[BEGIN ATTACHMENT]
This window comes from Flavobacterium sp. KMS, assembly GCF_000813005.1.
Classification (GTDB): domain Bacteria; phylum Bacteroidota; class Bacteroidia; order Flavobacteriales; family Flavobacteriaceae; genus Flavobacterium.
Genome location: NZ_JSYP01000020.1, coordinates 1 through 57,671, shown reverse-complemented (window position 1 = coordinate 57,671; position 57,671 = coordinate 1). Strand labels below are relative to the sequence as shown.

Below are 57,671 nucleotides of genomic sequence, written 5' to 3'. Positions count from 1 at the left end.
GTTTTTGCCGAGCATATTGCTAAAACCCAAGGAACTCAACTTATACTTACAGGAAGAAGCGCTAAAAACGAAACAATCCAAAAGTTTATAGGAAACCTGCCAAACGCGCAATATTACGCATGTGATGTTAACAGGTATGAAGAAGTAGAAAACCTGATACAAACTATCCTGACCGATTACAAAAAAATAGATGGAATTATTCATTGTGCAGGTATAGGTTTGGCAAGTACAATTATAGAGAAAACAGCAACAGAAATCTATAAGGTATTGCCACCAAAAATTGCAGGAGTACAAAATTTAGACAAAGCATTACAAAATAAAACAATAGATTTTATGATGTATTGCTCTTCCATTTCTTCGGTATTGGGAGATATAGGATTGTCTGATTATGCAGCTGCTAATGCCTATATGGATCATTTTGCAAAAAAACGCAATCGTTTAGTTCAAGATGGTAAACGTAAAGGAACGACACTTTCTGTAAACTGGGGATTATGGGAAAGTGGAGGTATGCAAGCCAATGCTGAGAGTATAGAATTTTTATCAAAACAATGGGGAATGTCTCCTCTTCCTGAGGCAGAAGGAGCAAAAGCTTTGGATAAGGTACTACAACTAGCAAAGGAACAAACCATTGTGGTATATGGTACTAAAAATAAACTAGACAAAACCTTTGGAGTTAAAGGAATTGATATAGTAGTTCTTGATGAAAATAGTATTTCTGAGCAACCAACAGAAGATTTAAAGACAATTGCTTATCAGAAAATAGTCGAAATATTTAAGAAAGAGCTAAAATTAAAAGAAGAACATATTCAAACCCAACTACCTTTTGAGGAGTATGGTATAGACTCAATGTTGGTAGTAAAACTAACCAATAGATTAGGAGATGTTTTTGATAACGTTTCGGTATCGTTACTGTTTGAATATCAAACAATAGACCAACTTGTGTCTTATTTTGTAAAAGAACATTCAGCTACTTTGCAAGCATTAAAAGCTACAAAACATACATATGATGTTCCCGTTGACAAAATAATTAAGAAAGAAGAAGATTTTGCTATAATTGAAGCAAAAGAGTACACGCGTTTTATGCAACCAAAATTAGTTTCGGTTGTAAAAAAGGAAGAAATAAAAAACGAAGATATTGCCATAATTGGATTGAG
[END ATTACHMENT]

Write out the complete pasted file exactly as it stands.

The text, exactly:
This window comes from Flavobacterium sp. KMS, assembly GCF_000813005.1.
Classification (GTDB): domain Bacteria; phylum Bacteroidota; class Bacteroidia; order Flavobacteriales; family Flavobacteriaceae; genus Flavobacterium.
Genome location: NZ_JSYP01000020.1, coordinates 1 through 57,671, shown reverse-complemented (window position 1 = coordinate 57,671; position 57,671 = coordinate 1). Strand labels below are relative to the sequence as shown.

Below are 57,671 nucleotides of genomic sequence, written 5' to 3'. Positions count from 1 at the left end.
GTTTTTGCCGAGCATATTGCTAAAACCCAAGGAACTCAACTTATACTTACAGGAAGAAGCGCTAAAAACGAAACAATCCAAAAGTTTATAGGAAACCTGCCAAACGCGCAATATTACGCATGTGATGTTAACAGGTATGAAGAAGTAGAAAACCTGATACAAACTATCCTGACCGATTACAAAAAAATAGATGGAATTATTCATTGTGCAGGTATAGGTTTGGCAAGTACAATTATAGAGAAAACAGCAACAGAAATCTATAAGGTATTGCCACCAAAAATTGCAGGAGTACAAAATTTAGACAAAGCATTACAAAATAAAACAATAGATTTTATGATGTATTGCTCTTCCATTTCTTCGGTATTGGGAGATATAGGATTGTCTGATTATGCAGCTGCTAATGCCTATATGGATCATTTTGCAAAAAAACGCAATCGTTTAGTTCAAGATGGTAAACGTAAAGGAACGACACTTTCTGTAAACTGGGGATTATGGGAAAGTGGAGGTATGCAAGCCAATGCTGAGAGTATAGAATTTTTATCAAAACAATGGGGAATGTCTCCTCTTCCTGAGGCAGAAGGAGCAAAAGCTTTGGATAAGGTACTACAACTAGCAAAGGAACAAACCATTGTGGTATATGGTACTAAAAATAAACTAGACAAAACCTTTGGAGTTAAAGGAATTGATATAGTAGTTCTTGATGAAAATAGTATTTCTGAGCAACCAACAGAAGATTTAAAGACAATTGCTTATCAGAAAATAGTCGAAATATTTAAGAAAGAGCTAAAATTAAAAGAAGAACATATTCAAACCCAACTACCTTTTGAGGAGTATGGTATAGACTCAATGTTGGTAGTAAAACTAACCAATAGATTAGGAGATGTTTTTGATAACGTTTCGGTATCGTTACTGTTTGAATATCAAACAATAGACCAACTTGTGTCTTATTTTGTAAAAGAACATTCAGCTACTTTGCAAGCATTAAAAGCTACAAAACATACATATGATGTTCCCGTTGACAAAATAATTAAGAAAGAAGAAGATTTTGCTATAATTGAAGCAAAAGAGTACACGCGTTTTATGCAACCAAAATTAGTTTCGGTTGTAAAAAAGGAAGAAATAAAAAACGAAGATATTGCCATAATTGGATTGAG